In Desire, Desire, Desire Durang parodies Tennessee Williams’s Streetcar Named Desire, making Blanche much more the hapless puppet of destiny than she is in the original. He also twists the plot: this time Blanche must suffer both the indignity of living with the troglodyte Stanley and the nuisance of living in a play that refuses to coalesce into Streetcar. In Desire, Desire, Desire Stella disappears for years at a time, characters from other Williams plays and from plays by such writers as Eugene O’Neill appear suddenly at the Kowalskis’ door, and everyone is so caught up in Durang’s world that no one really listens when Blanche prattles on about Belle Reve or her tragic first love.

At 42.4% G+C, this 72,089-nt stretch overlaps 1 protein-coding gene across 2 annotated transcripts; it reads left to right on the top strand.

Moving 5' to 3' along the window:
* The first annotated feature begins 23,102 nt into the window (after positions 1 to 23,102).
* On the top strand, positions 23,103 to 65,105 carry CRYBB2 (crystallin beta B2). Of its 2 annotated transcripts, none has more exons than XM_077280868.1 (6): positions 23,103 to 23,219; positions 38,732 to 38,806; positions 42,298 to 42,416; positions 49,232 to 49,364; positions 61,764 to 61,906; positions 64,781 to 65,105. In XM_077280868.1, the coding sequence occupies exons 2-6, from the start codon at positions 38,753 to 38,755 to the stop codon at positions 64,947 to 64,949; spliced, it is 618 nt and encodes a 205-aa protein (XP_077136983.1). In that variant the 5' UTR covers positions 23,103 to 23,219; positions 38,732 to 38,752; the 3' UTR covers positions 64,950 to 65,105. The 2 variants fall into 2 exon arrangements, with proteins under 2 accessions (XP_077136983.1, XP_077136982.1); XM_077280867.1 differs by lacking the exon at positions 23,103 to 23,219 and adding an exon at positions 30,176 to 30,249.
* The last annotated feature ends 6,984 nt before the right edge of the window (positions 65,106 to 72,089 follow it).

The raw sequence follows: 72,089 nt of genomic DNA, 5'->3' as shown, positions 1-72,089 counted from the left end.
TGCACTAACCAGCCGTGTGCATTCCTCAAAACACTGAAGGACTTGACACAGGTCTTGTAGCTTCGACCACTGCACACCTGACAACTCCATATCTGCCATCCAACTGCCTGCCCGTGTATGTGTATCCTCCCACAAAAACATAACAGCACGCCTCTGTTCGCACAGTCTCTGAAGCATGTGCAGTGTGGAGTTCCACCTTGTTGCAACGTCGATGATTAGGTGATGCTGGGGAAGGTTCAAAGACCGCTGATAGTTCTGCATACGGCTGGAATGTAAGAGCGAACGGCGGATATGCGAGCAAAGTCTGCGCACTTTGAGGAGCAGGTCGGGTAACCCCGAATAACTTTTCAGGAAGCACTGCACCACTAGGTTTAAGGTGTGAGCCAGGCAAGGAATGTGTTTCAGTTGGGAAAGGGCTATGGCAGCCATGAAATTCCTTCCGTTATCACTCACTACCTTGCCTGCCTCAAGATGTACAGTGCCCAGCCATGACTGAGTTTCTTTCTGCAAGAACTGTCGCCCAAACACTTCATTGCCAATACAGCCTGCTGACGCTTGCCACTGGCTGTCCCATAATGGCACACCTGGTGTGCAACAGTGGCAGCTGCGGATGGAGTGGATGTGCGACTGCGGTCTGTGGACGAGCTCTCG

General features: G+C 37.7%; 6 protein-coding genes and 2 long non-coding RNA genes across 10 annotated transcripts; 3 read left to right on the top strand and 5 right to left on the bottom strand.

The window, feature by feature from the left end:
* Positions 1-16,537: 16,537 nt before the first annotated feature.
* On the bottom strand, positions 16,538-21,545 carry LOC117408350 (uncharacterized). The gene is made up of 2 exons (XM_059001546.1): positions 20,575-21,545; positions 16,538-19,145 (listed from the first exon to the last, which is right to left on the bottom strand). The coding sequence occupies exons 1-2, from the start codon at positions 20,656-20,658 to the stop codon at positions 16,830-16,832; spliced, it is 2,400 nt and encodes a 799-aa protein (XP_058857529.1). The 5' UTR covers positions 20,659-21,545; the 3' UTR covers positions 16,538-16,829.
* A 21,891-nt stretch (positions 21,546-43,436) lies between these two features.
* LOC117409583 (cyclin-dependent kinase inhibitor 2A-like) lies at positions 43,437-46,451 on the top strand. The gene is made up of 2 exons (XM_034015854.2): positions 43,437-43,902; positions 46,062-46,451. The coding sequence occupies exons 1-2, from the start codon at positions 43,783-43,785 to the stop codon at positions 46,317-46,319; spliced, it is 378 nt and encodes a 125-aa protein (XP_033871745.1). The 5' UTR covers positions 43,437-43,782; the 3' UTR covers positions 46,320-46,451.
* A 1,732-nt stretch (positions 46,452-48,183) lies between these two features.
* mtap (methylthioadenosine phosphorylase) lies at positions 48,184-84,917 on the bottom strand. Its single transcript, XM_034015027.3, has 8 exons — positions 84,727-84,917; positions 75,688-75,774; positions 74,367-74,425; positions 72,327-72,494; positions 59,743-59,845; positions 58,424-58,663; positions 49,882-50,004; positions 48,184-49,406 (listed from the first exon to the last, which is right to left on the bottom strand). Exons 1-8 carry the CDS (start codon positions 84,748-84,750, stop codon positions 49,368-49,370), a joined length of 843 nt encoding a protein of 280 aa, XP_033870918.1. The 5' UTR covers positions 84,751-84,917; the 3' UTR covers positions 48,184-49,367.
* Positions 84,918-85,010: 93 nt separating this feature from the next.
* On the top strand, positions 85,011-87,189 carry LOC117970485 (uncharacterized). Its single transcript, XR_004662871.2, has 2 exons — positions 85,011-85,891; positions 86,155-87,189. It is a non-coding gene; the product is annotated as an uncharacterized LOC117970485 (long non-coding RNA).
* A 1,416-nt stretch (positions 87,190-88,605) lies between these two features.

You could play these bits for laughs and get them, but in the long run the laughs would undermine Durang’s (perhaps unconscious) message: that in the postmodern world of contemporary America everything is up for grabs, nothing makes sense, and no one is without sin. Wisely, McGough directs Donna Smothers to play Blanche as if she were indeed in Streetcar–or better still, yearning to be in Streetcar. She may end up crazy in Williams’s tragedy, but at least she knows where she fits in the established order. In Durang’s play there is no order: Blanche must cope with the sudden appearance of not one but two Maggies (escaped from Cat on a Hot Tin Roof) who spirit Stanley away, claiming that he’s Brick. And in the confused state Smothers conveys so well we can see the first glimmerings of Blanche’s redemption: by the end of Desire, Desire, Desire, her eyes gleam with an existential awareness that, because the world is absurd, she is free. And with that freedom begins responsibility.